These are the actual results:

ATI Radeon 9800 Pro

— 3,194 (AA and AF Disabled)

— 1,649 (4X AA)

— 1,493 (4X AA and 4X AF)

nVIDIA GeForce FX 5800 Ultra

— 3,088 (AA and AF Disabled)

— 1,368 (4X AA)

— 1,222 (4X AA and 4X AF)

As the benchmarks show, ATI’s Radeon 9800 Pro outperforms nVIDIA’s GeForce FX 5800 Ultra. While I didn’t include the results here, similar improvements are exhibited in actual game frame-rate tests. So, from a performance-only standpoint, the ATI card is the clear victor, especially when visual effects are cranked up.

On the subject of visual quality, both cards are ready for the forthcoming onslaught of DirectX 9-enabled first-person shooters like “Doom III” and “Half-Life 2.” Visual excellence is virtually identical and no clear winner emerges in this regard. Of course, that could change depending on who puts the greatest effort into consistently updating their video drivers.

When it comes to design, the Radeon 9800 Pro is simply the better product. While the ATI card uses standard cooling technology and takes up a single PC slot, nVIDIA’s GeForce FX 5800 Ultra is a massive beast that requires the AGP slot as well as the adjoining PCI slot in order to accommodate its huge cooling apparatus. Furthermore, besides demanding extra PC real estate, the nVIDIA card is overly boisterous; its annoyingly loud operation is reminiscent of a leaf blower in action.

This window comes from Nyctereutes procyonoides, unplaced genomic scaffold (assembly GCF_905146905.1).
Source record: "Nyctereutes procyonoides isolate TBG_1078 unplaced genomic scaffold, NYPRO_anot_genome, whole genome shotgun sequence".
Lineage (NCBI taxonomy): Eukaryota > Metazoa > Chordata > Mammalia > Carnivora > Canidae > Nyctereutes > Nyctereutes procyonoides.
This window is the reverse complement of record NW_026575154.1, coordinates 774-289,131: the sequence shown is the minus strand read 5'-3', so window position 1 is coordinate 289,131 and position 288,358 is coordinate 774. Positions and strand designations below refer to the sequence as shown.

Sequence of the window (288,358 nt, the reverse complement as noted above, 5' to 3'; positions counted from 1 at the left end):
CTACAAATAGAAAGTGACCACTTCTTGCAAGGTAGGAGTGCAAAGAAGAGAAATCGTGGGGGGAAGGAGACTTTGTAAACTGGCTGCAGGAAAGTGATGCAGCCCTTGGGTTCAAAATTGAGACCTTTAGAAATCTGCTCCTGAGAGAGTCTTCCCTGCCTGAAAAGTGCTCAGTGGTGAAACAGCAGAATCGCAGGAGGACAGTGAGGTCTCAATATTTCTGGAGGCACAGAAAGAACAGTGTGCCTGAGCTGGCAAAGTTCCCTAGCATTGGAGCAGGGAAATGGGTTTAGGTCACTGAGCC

In summary, ATI’s fire-breathing Radeon 9800 Pro outperforms nVIDIA’s capable GeForce FX 5800 Ultra on all counts. Not significantly, mind you. But when you consider that the cards sport nearly identical price tags and that nVIDIA’s offering is significantly more noisy and slot-greedy than ATI’s, the balance tips decidedly in favor of the Radeon 9800 Pro.

Obviously, not everyone can afford to spend $400 on a video card; you could take home a pair of next-generation game consoles for that price. Is there an alternative for the budget-conscious? Yes, indeed. The release of the Radeon 9800 Pro has reduced the price of its predecessor. If you have $300 to pop for a new card, ATI’s Radeon 9700 Pro is the clear choice.

If you only have $200 to invest, the choice goes to ATI’s current Radeon 9500 Pro or, possibly, the new Radeon 9600 Pro. Alternately, if you need video-editing capabilities or simply want to hook your game console(s) to your PC monitor, the best choice is the ATI All-In-Wonder 9700 Pro (currently priced at $400) or the new All-In-Wonder 9800 Pro (when it ships). If you need a new card now and the bucks are especially tight, you should consider nVIDIA’s low-end GeForce FX 5200 or 5200 Ultra cards at approximately $100 and $150, respectively. The entry-level market is the only area where nVIDIA currently seems to be leading.

As I mentioned earlier, things are ever-changing in the video card arena. By the time you read this, ATI and nVIDIA should both be offering 256MB versions of their high-end barn-burners, unless nVIDIA scraps those plans and moves on to its next-generation NV35 core technology instead. Of course, you can expect to pay extra for the added dose of DDR memory. But that’s OK. Game performance is a priority and it’s just money, right? Right!